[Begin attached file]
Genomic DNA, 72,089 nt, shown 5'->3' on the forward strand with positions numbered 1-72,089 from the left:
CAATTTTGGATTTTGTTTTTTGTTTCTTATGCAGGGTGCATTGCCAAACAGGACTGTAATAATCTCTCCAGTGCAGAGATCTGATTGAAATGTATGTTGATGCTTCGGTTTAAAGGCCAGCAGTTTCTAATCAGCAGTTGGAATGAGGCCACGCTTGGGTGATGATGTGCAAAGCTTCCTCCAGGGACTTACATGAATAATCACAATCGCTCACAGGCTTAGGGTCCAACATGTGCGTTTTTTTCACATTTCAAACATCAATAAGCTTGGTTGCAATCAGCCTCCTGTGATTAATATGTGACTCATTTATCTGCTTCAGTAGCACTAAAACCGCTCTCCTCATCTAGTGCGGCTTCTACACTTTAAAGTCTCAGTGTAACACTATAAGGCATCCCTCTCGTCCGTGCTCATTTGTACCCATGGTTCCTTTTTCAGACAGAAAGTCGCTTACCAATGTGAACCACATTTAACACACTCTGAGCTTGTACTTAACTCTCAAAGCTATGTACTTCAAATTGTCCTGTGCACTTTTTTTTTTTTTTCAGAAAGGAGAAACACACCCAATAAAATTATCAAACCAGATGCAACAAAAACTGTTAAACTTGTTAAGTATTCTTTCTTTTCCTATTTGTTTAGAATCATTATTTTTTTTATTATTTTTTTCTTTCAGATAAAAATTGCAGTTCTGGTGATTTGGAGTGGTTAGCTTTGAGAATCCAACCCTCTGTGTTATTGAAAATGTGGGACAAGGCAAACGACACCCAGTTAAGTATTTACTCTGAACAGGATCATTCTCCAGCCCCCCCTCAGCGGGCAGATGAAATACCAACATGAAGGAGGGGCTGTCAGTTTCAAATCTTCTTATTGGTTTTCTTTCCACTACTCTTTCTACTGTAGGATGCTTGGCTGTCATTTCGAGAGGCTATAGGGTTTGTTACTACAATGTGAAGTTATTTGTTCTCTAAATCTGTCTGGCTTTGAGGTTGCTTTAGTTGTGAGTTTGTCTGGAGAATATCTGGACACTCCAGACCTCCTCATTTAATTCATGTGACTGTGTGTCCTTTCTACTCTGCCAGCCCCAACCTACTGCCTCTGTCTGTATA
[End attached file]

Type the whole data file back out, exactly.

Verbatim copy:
Genomic DNA, 72,089 nt, shown 5'->3' on the forward strand with positions numbered 1-72,089 from the left:
CAATTTTGGATTTTGTTTTTTGTTTCTTATGCAGGGTGCATTGCCAAACAGGACTGTAATAATCTCTCCAGTGCAGAGATCTGATTGAAATGTATGTTGATGCTTCGGTTTAAAGGCCAGCAGTTTCTAATCAGCAGTTGGAATGAGGCCACGCTTGGGTGATGATGTGCAAAGCTTCCTCCAGGGACTTACATGAATAATCACAATCGCTCACAGGCTTAGGGTCCAACATGTGCGTTTTTTTCACATTTCAAACATCAATAAGCTTGGTTGCAATCAGCCTCCTGTGATTAATATGTGACTCATTTATCTGCTTCAGTAGCACTAAAACCGCTCTCCTCATCTAGTGCGGCTTCTACACTTTAAAGTCTCAGTGTAACACTATAAGGCATCCCTCTCGTCCGTGCTCATTTGTACCCATGGTTCCTTTTTCAGACAGAAAGTCGCTTACCAATGTGAACCACATTTAACACACTCTGAGCTTGTACTTAACTCTCAAAGCTATGTACTTCAAATTGTCCTGTGCACTTTTTTTTTTTTTTCAGAAAGGAGAAACACACCCAATAAAATTATCAAACCAGATGCAACAAAAACTGTTAAACTTGTTAAGTATTCTTTCTTTTCCTATTTGTTTAGAATCATTATTTTTTTTATTATTTTTTTCTTTCAGATAAAAATTGCAGTTCTGGTGATTTGGAGTGGTTAGCTTTGAGAATCCAACCCTCTGTGTTATTGAAAATGTGGGACAAGGCAAACGACACCCAGTTAAGTATTTACTCTGAACAGGATCATTCTCCAGCCCCCCCTCAGCGGGCAGATGAAATACCAACATGAAGGAGGGGCTGTCAGTTTCAAATCTTCTTATTGGTTTTCTTTCCACTACTCTTTCTACTGTAGGATGCTTGGCTGTCATTTCGAGAGGCTATAGGGTTTGTTACTACAATGTGAAGTTATTTGTTCTCTAAATCTGTCTGGCTTTGAGGTTGCTTTAGTTGTGAGTTTGTCTGGAGAATATCTGGACACTCCAGACCTCCTCATTTAATTCATGTGACTGTGTGTCCTTTCTACTCTGCCAGCCCCAACCTACTGCCTCTGTCTGTATA